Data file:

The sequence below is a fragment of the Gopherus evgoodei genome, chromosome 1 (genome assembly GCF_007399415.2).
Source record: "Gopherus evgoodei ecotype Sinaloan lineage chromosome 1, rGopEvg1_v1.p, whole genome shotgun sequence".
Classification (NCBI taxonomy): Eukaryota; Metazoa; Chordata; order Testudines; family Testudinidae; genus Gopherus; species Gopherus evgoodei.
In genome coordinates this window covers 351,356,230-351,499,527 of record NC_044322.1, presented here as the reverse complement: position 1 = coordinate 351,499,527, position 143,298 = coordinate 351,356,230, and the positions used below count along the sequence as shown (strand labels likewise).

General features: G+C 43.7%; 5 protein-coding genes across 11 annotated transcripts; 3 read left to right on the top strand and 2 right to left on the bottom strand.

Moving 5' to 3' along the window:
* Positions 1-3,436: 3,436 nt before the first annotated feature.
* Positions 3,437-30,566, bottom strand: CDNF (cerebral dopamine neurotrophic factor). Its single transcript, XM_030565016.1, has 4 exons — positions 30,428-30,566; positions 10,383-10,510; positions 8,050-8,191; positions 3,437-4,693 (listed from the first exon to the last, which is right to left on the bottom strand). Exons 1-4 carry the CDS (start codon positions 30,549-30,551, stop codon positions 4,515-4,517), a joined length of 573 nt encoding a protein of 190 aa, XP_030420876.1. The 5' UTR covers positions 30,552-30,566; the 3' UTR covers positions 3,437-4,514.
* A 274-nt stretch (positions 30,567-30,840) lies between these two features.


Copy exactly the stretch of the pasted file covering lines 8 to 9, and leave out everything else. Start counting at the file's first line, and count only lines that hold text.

* Positions 3,437-30,566, bottom strand: CDNF (cerebral dopamine neurotrophic factor). Its single transcript, XM_030565016.1, has 4 exons — positions 30,428-30,566; positions 10,383-10,510; positions 8,050-8,191; positions 3,437-4,693 (listed from the first exon to the last, which is right to left on the bottom strand). Exons 1-4 carry the CDS (start codon positions 30,549-30,551, stop codon positions 4,515-4,517), a joined length of 573 nt encoding a protein of 190 aa, XP_030420876.1. The 5' UTR covers positions 30,552-30,566; the 3' UTR covers positions 3,437-4,514.
* A 274-nt stretch (positions 30,567-30,840) lies between these two features.